Guadeloupe curfew extended as Covid riots spread to Martinique | France

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Authorities in the French Caribbean territory of Guadeloupe have extended a night curfew until Sunday as police try to restore calm after several nights of protests and violent clashes triggered by the Covid-19 rules but rooted in long-standing concerns over high living costs, low wages, youth unemployment and mistrust of the Paris government.

Shootings have been directed at the police in recent days, a general strike has entered its second week and many shops remained closed after nightly looting. The curfew requires people to be inside between 18.00 and 05.00.

In nearby Martinique, shots were fired at police for the second night in a row, French media reported on Wednesday, as a sign that unrest is spreading in France. The Caribbean overseas territories.

Roadblocks affected public transport and there were school closures in Martinique. Trade unions decided to lift their protest barricades, but some civic groups were expected to continue demonstrating on the roads.

People in Guadeloupe and Martinique have been outraged by a government demand – even on the mainland France – that all healthcare professionals should be vaccinated against Covid-19. Mandatory vaccination is a particularly sensitive issue in the two island territories due to significant mistrust of government science following a long-running health scandal over exposure to toxic pesticides used in banana plantations.

IN one of France’s largest health and safety scandals, the insecticide chordecone was used from 1973 to 1993 on banana plantations in Martinique and Guadeloupe, exposing a significant portion of the population to health hazards and related cancers and contaminated soil. The product was banned in the United States in 1976 and in France in 1990, but special provisions were made for its continued use in the Caribbean until 1993.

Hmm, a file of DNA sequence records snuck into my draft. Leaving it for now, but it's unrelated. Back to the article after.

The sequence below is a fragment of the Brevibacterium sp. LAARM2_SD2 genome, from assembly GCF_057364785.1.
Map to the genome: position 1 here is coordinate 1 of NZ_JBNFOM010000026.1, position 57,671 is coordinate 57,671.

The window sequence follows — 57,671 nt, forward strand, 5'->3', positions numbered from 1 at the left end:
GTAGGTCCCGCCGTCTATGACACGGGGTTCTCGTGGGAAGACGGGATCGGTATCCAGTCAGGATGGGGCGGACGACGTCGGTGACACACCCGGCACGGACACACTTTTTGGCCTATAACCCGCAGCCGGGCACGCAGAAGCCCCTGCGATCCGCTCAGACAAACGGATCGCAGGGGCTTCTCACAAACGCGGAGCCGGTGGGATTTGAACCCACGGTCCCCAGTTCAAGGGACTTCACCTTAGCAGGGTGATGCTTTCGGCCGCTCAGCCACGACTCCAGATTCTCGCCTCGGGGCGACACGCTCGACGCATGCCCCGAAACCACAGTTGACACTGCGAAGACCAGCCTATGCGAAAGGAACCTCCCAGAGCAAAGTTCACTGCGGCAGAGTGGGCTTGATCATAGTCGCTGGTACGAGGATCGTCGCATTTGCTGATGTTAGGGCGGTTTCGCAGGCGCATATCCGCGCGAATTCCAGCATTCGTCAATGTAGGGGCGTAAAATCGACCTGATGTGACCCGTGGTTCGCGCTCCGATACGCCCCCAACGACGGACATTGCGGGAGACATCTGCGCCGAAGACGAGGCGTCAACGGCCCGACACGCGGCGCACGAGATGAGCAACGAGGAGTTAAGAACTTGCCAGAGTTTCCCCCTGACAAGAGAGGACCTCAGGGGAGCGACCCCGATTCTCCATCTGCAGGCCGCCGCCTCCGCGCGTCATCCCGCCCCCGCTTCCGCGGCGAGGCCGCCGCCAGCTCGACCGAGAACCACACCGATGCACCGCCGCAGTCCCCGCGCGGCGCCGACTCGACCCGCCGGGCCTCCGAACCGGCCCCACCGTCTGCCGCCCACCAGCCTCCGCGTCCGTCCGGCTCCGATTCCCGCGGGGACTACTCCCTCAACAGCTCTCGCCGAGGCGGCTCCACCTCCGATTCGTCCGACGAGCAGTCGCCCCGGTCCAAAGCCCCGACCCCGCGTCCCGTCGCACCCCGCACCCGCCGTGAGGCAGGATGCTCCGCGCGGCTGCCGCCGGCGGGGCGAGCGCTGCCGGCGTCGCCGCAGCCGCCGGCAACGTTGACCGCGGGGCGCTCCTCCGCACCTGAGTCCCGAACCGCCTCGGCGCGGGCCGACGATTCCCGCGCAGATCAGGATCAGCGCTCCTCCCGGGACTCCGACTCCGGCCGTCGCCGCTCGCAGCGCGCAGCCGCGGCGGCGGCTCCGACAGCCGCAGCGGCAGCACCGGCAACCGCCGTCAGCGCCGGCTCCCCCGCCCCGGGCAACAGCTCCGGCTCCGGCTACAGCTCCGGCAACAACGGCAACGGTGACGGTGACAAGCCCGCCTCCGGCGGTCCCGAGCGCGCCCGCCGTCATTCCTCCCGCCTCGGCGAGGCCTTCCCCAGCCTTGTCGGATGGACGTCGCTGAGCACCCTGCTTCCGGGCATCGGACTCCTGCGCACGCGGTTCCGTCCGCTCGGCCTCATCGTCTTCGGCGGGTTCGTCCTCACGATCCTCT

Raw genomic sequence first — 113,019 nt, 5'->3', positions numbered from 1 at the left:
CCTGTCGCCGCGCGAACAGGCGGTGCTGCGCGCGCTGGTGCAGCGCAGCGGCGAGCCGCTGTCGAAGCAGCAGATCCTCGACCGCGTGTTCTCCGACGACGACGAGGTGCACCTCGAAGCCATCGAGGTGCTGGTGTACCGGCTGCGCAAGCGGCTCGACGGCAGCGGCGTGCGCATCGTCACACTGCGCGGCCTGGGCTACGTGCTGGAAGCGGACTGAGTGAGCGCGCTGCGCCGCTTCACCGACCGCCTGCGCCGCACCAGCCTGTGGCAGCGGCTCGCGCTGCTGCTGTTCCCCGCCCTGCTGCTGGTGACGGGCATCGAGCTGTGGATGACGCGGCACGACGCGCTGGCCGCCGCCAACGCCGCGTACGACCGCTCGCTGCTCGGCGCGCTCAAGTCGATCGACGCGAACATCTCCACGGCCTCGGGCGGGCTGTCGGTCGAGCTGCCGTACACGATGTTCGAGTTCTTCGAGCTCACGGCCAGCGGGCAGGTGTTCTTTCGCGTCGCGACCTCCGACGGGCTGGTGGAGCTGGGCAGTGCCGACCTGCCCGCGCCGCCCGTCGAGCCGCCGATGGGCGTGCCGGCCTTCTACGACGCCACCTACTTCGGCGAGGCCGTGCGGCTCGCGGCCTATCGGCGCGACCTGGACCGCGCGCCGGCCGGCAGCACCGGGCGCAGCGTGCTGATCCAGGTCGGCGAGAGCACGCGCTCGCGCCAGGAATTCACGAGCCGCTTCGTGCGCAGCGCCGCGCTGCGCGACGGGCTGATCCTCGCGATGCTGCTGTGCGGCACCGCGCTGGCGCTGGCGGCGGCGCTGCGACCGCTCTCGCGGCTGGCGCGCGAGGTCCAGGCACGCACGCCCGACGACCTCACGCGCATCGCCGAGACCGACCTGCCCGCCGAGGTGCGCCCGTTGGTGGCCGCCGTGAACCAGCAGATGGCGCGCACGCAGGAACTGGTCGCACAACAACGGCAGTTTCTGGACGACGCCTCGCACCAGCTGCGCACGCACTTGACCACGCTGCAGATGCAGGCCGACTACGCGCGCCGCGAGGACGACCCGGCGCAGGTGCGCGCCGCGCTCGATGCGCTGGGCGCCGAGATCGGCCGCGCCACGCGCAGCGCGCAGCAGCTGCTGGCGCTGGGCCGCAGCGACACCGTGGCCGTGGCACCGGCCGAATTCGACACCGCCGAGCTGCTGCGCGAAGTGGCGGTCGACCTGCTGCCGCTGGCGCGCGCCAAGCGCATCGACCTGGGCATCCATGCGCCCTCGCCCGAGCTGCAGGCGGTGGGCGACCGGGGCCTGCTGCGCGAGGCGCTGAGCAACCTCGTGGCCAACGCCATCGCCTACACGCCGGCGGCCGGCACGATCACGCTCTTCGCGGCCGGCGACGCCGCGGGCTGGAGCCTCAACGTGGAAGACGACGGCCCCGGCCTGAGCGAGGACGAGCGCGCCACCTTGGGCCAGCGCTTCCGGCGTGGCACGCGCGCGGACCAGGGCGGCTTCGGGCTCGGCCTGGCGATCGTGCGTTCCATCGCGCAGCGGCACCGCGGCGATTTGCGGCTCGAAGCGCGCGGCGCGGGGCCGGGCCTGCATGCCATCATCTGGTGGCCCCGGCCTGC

In Martinique, protesters demanded not only an end to the mandatory vaccination of medical staff but also measures to address high fuel prices.

The unrest represents a test for French President Emmanuel Macron, who has made much of the global footprint France has gained from overseas territories stretching across the Caribbean to the Pacific Ocean via the Indian Ocean.

French Economy Minister Bruno Le Maire said the Covid health pass was “non-negotiable” in the Caribbean. The passport, which shows that a person has been vaccinated or recently tested negative for Covid, is required in cafes, restaurants, libraries and other public buildings.

Opposition politicians from the left to the right have accused the government of being unprepared for the crisis in the Caribbean, which they said should have been prevented.

Right-wing extremist leader Marine Le Pen said: “The government always has the same method – let the situation worsen, as it did with yellow vest protesters, or over pensions, and wait until the violence that arises discredits the demands made. “

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